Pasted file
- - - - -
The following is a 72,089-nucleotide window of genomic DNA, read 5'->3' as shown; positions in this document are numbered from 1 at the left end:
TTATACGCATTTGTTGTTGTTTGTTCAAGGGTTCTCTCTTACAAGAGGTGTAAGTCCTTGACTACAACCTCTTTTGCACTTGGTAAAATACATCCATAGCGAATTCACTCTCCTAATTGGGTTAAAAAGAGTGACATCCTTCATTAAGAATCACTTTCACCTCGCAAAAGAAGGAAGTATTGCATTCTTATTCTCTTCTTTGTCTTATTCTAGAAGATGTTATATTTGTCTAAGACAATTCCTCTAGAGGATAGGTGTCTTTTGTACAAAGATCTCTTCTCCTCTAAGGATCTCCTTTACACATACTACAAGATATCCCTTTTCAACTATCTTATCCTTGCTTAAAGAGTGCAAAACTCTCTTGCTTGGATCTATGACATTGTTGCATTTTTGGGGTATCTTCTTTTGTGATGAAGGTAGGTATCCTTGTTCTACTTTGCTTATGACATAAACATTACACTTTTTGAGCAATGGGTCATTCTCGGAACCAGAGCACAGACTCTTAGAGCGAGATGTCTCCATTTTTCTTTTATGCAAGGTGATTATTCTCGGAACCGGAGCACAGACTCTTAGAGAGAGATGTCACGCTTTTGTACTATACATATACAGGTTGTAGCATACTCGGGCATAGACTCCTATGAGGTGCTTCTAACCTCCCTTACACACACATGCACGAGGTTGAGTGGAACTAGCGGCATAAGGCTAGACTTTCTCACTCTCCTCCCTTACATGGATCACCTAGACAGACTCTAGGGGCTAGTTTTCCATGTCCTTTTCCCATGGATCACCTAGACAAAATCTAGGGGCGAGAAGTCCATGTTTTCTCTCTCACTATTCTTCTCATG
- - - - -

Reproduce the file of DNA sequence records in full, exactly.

The following is a 72,089-nucleotide window of genomic DNA, read 5'->3' as shown; positions in this document are numbered from 1 at the left end:
TTATACGCATTTGTTGTTGTTTGTTCAAGGGTTCTCTCTTACAAGAGGTGTAAGTCCTTGACTACAACCTCTTTTGCACTTGGTAAAATACATCCATAGCGAATTCACTCTCCTAATTGGGTTAAAAAGAGTGACATCCTTCATTAAGAATCACTTTCACCTCGCAAAAGAAGGAAGTATTGCATTCTTATTCTCTTCTTTGTCTTATTCTAGAAGATGTTATATTTGTCTAAGACAATTCCTCTAGAGGATAGGTGTCTTTTGTACAAAGATCTCTTCTCCTCTAAGGATCTCCTTTACACATACTACAAGATATCCCTTTTCAACTATCTTATCCTTGCTTAAAGAGTGCAAAACTCTCTTGCTTGGATCTATGACATTGTTGCATTTTTGGGGTATCTTCTTTTGTGATGAAGGTAGGTATCCTTGTTCTACTTTGCTTATGACATAAACATTACACTTTTTGAGCAATGGGTCATTCTCGGAACCAGAGCACAGACTCTTAGAGCGAGATGTCTCCATTTTTCTTTTATGCAAGGTGATTATTCTCGGAACCGGAGCACAGACTCTTAGAGAGAGATGTCACGCTTTTGTACTATACATATACAGGTTGTAGCATACTCGGGCATAGACTCCTATGAGGTGCTTCTAACCTCCCTTACACACACATGCACGAGGTTGAGTGGAACTAGCGGCATAAGGCTAGACTTTCTCACTCTCCTCCCTTACATGGATCACCTAGACAGACTCTAGGGGCTAGTTTTCCATGTCCTTTTCCCATGGATCACCTAGACAAAATCTAGGGGCGAGAAGTCCATGTTTTCTCTCTCACTATTCTTCTCATG